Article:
Scientist Spotlight: Johan Jaenisch

AuguJohan Jaenischst 2017 Spotlight: Johan Jaenisch

CLEAR Member? 2015-2016

What do you do? I look at how a plant leaf reacts to a fungal infection, and how the fungus tricks the affected cells to help produce energy-rich fats to fuel fungal reproduction.

Which college did you attend? McGill University

What was your favorite class ever and why? My favorite class was fisheries and wildlife management biology at McGill, where we spent a few weeks spread across a semester outside of the lecture hall in the field (meaning I didn’t have to do homework for my other classes!). I learned about the management of fisheries in eastern Canada (tagging salmon, looking at long-term shellfish population trends in Fundy Bay) and tromped through the woods performing population checks on marten, deer, and beaver. It was for me the application of most of what I had learned during my undergraduate time in environmental sciences, using my plant identification and systems thinking from all my previous coursework.

When did you decide to pursue the current field you are in? Along my academic path, I’ve studied ecologies at the landscape and leaf level, watched the careful choreography of development in seed development, and now I am looking at the origin of energy storage molecules during a plant-microbe interaction. Looking back, choosing the next step has always been to gain a better understanding of the biology around me. The move from ecology to plant biology came from finding the resolution of landscape management too coarse – I needed a better understanding of what processes were happening within individual components (the organisms, rivers, atmosphere, soil) to contribute to understanding how their responses to stimuli shape system dynamics and affect the interactions I had learned about. But then once I thought I understood what a plant was doing, I wanted to know what was controlling the cellular processes, and I kept zooming in closer and closer to the underlying chemistry.

How many labs have you worked in? What kinds of labs were they? I’ve worked in 5 labs in all different capacities. My first I was a summer volunteer counting zebra fish eggs with a graduate student. I interned at a company (my only industry experience!) in the summers during my undergrad. The last three were all academic institutions, where I was a masters student (in Switzerland), a technician (in Boston), and now finally a PhD candidate at Berkeley.

What did you do between undergrad and grad school? I had exactly 10 days between the end of my undergrad and my masters program, where I spent the entire time packing everything up to move from Montreal to Zurich. But I wouldn’t recommend that for anyone. After finishing my masters I took 9 months off from the lab, looking for a job in eastern Canada, but never found anything better than being a kayak tour guide. So eventually science pulled me back in and I spent 2 years working as a technician before starting my PhD at Berkeley.

What does your lab bench look like right now? My bench is a jumbled skyline of bottles on one side, filled with various solutions that I used to extract DNA from plants I grew. The DNA now sits in an ice bucket that takes center stage, under the watchful eye of my pipettes that hang above, and in front of my trusty workhorse vortexer – my favorite piece of equipment that mixes the liquids in my tubes with precision and a comforting hum, all while massaging my arm as it shakes. As I move closer to my desk, I come across my system of organizing seeds in little packets from the different plants I’ve grown during my time in the lab – most of which were grown on plants that went Johan Nitella.JPGthrough the same DNA extraction I just performed to find out which plants carry the correct mutations. These will stay in the lab long after I’m gone, so I keep them neatly organized and on moisture-absorbing pellets, but this is rare oasis of order in this landscape. Here is also my lab pet – a tube with a spindly Nitella water plant growing, known for its easily visible cytoplasmic streaming within the stem – that has survived almost 3 years of graduate school stresses with me. Then, from the edge of the work surface, it plunges down to my computer desk. This is where I fill in my lab book, look up protocols, and design my experiments. It is covered in unfiled papers and knick-knacks from vendors and friends.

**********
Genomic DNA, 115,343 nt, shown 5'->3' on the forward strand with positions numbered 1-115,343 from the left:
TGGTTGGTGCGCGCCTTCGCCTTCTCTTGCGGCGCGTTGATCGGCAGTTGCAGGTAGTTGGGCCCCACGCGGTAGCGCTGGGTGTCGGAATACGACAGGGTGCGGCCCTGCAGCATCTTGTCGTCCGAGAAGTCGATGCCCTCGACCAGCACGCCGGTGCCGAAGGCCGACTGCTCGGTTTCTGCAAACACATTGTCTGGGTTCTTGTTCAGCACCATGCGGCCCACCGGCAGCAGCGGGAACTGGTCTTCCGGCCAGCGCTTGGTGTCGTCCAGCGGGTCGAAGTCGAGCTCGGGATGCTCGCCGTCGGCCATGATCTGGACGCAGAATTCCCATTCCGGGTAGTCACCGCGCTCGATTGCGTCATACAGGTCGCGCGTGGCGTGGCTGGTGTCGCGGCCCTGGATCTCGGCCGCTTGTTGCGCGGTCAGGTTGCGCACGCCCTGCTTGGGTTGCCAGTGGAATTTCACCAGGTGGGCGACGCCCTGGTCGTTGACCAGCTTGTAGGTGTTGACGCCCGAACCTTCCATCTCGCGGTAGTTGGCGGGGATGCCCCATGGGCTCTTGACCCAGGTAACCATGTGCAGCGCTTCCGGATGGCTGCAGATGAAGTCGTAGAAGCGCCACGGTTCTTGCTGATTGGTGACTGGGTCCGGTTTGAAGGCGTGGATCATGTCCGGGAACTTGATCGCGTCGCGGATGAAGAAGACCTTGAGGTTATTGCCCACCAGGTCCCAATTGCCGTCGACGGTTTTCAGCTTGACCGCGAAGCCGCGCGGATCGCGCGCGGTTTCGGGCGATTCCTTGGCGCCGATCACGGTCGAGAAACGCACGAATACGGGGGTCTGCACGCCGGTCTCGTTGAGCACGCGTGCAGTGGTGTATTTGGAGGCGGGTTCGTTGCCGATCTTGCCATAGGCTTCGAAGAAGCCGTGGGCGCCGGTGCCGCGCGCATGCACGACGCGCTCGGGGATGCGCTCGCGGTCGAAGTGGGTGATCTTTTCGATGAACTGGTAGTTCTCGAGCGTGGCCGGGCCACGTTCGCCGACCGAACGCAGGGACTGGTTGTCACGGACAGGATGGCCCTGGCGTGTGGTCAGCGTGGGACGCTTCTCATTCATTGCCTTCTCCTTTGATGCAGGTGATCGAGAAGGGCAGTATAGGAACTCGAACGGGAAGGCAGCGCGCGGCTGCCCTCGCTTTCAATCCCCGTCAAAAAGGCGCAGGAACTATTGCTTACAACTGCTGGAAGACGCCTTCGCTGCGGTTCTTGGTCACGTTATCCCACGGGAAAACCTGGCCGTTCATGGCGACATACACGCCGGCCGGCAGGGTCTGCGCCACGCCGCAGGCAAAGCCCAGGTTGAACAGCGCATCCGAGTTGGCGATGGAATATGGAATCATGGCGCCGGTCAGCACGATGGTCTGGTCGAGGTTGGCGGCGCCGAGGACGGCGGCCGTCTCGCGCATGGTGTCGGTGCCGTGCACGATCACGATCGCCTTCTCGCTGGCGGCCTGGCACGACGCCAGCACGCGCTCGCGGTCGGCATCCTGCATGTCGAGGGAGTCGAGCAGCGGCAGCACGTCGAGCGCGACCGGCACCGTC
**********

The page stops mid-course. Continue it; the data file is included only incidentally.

Describe your favorite science accident: I always enjoy Alexander Fleming’s discovery of penicillin on accident after letting plates overgrow and noticing bacterial death near fungal growths. Not just because it led to the development of antibiotics that revolutionized medicine, but also because its discovery was a snapshot of an ecology that is present everywhere – microbes, plants, and animals all have examples of turning to chemical warfare to improve their fitness. Today we are still finding unique molecules made in nature that have unknown effects and unbelievable structures!

If you could study anything in any location other than where you are now, what would it be and where? I would love to have the endurance to visit remote locations and study the behaviors of poorly-studied species – what are their social structures like? What do they eat? How close are their numbers to the carrying capacity of the environment they live in?

How do you prefer to spend your time outside of the lab? In the lab I need to wear long pants and closed-toe shoes every day for safety, so I love it when I get the chance to enjoy the outside in shorts or sandals. This can be anything from hiking in Yosemite to lounging in the park reading in the sun!

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